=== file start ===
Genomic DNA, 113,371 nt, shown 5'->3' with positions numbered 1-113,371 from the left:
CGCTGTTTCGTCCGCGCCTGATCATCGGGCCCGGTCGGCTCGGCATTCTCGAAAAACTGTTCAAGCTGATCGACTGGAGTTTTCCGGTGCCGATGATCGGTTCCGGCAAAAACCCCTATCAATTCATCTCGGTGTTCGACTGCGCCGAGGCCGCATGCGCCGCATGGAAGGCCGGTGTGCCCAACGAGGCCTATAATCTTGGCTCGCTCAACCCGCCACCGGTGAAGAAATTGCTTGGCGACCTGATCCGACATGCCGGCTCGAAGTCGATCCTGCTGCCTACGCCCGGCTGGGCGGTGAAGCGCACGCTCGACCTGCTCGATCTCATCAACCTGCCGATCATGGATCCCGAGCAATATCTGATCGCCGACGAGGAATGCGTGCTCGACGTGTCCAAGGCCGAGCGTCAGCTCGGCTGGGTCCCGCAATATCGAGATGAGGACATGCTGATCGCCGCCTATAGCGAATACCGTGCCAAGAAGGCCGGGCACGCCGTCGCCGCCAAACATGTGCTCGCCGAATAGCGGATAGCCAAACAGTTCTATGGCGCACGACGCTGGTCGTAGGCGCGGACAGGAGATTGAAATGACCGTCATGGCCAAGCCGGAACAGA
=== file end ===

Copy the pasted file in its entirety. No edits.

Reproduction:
Genomic DNA, 113,371 nt, shown 5'->3' with positions numbered 1-113,371 from the left:
CGCTGTTTCGTCCGCGCCTGATCATCGGGCCCGGTCGGCTCGGCATTCTCGAAAAACTGTTCAAGCTGATCGACTGGAGTTTTCCGGTGCCGATGATCGGTTCCGGCAAAAACCCCTATCAATTCATCTCGGTGTTCGACTGCGCCGAGGCCGCATGCGCCGCATGGAAGGCCGGTGTGCCCAACGAGGCCTATAATCTTGGCTCGCTCAACCCGCCACCGGTGAAGAAATTGCTTGGCGACCTGATCCGACATGCCGGCTCGAAGTCGATCCTGCTGCCTACGCCCGGCTGGGCGGTGAAGCGCACGCTCGACCTGCTCGATCTCATCAACCTGCCGATCATGGATCCCGAGCAATATCTGATCGCCGACGAGGAATGCGTGCTCGACGTGTCCAAGGCCGAGCGTCAGCTCGGCTGGGTCCCGCAATATCGAGATGAGGACATGCTGATCGCCGCCTATAGCGAATACCGTGCCAAGAAGGCCGGGCACGCCGTCGCCGCCAAACATGTGCTCGCCGAATAGCGGATAGCCAAACAGTTCTATGGCGCACGACGCTGGTCGTAGGCGCGGACAGGAGATTGAAATGACCGTCATGGCCAAGCCGGAACAGA